Tuesday, June 1, 2010

The Horrible Blue Book of Jir Harish the Mad

Jir Harish, once the famed court wizard of Peldivarn, was last seen taking ship for the trackless sands of the Satripin deserts. Though he was never seen or heard from again, a number of his personal effects turned up in the markets of Mythrior, including the Blue Book. The Book details the Seven Pacts of Bhaharash-Ba, an elder elemental lord of Air.

Each Pact made imbues a wizard with a spell-like ability that may be used up to three times per day. The wizard making a pact must have undertaken any pacts below it (ie must have taken Pacts One and Two to make the Third) and must meed a minimum level requirement. Once the pact is taken, the wizard suffers a loss of sanity, the amount of which is detailed below. Thus far, no one has achieved more than four of the seven pacts without succumbing to total madness (Wis3 or lower).

First Pact - The Protecting Arms of Aballish. This pact allows the wizard to use shield up to three times per day (minimum level 3rd, Wisdom loss 1d2 points).

Second Pact - The Shifting Mirage of Kolek. This pact allows the wizard to use invisibility up to three times per day (minimum level 5th, Wisdom loss 1d3 points).

Third Pact - The Rising Winds of Lord Sande. This pact allows the wizard to use fly up to three times per day (minimum level 7th, Wisdom loss 1d3 points).

Fourth Pact - The Chilling Breath of Oltapeshi. This pact allows the wizard to use ice storm up to three times per day (minimum level 9th, Wisdom loss 2d2 points).

Fifth Pact - The Horrible Servants of Iyishi Phyyri. This pact allows the wizard to use conjure elemental (air) up to three times per day (minimum level 11th, Wisdom loss 2d2 points).

Sixth Pact - The Mighty Blessing of Baharash-Ba. This pact allows the wizard to use control weather up to three times per day (minimum level 14th, Wisdom loss 2d3 points).

Seventh Pact - The Baleful Curse of Bohorum. This pact allows the wizard to us power word, kill up to three times per day (minimum level 18th, Wisdom loss 2d4 points).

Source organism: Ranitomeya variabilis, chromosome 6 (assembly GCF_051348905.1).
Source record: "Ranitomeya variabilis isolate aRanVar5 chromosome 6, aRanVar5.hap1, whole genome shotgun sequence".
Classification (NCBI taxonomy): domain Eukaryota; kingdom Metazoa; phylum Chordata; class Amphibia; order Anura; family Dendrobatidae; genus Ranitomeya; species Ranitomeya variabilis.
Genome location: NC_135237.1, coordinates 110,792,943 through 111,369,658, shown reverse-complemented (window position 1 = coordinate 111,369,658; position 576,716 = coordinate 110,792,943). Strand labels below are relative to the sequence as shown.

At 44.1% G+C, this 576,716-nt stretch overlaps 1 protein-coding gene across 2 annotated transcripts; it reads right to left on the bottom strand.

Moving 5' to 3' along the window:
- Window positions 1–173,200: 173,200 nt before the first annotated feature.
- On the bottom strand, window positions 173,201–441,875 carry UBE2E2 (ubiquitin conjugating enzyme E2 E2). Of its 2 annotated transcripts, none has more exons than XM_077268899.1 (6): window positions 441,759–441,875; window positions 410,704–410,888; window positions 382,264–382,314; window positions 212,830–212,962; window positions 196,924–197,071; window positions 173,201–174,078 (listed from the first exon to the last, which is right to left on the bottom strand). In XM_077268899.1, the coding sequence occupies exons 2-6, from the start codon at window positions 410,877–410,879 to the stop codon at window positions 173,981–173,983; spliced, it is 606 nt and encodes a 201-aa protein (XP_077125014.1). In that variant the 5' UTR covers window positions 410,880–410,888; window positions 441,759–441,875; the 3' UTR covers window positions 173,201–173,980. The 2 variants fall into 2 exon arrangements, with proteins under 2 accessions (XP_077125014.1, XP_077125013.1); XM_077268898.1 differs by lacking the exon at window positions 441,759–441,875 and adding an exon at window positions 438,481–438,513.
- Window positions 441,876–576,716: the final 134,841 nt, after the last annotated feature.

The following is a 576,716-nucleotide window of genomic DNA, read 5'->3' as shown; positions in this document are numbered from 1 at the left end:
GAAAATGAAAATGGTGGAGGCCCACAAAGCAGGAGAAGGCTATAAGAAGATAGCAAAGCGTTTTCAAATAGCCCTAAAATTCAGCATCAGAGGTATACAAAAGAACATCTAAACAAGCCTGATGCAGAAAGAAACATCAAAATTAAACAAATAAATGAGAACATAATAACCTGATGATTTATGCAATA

1. Very nice. Did you develop your own sanity rules for S&W?

  2. Very nice mechanic: clear progression (amount, spell levels and minimum level) and tasteful "fluffy" stuff :)

    @anthony: sanity loss is represented by wisdom loss here.

  3. @tsojcanth

    (Found those caverns you lost, yet? :) )

    My fault for not being clear: what I was wondering about is if the author had come up with a general sanity mechanic, such as "save vs. [X] or lose [X] Wisdom."

  4. @anthony
    (no, it's annoying, and I've been searching for them in the southern Perrenlandish Yatils since 1975 ;) )

    i just guess there's no save :)

    Anyway, I think that sanity loss doesn't go well with pulp RPGs (except WHFRP, but there the whole setting is slipping into insanity, decay and chaos), but i'd make all the losses xdy-x (ie, 2d3-2, 3d2-3, etc) if it's a mechanic that has to be met frequently. Even Carcosa doesn't have/need a sanity mechanic...

  5. Nope, no save. Its meant to be a temptation, power vs. the risk of madness. With lucky rolls, someone with high wisdom might make it through several pacts. Unlucky rolls, and they're off to the nuthouse fairly quickly :)

  6. Yep. I'll put the mechanic to a good use (possibly) the next session, but with a different "great power" and with different powers (it's "kinda meant but not really" to be for a berserker, but really it's for everyone) and, well, it will be dependant on the kind of offers PCs make to his/her lost temple... :)

  7. re: sanity mechanic, wouldn't work so well for Blue Book but one mechanic I saw for any ability loss (due to posion, in place of level drain, etc) was loose Xd6 points. These recover 1 point per day/week of rest. Except any sixes rolled were permanently lost and unrecoverable.

  8. Cool. I particularly like the names. Nicely evocative.

  9. Sanity rules or not, that book is just plain fabulous! Great ideas!

  10. Al, this is one of the best ideas I've seen for M-U characters since ever. Truly inspired!

  11. My own games regularly took a (at least slight) dark-fantasy angle, so the idea that magic carries a price or risk has always been appealing. It helps make the character something more than just "magic artillery."



Related Posts Plugin for WordPress, Blogger...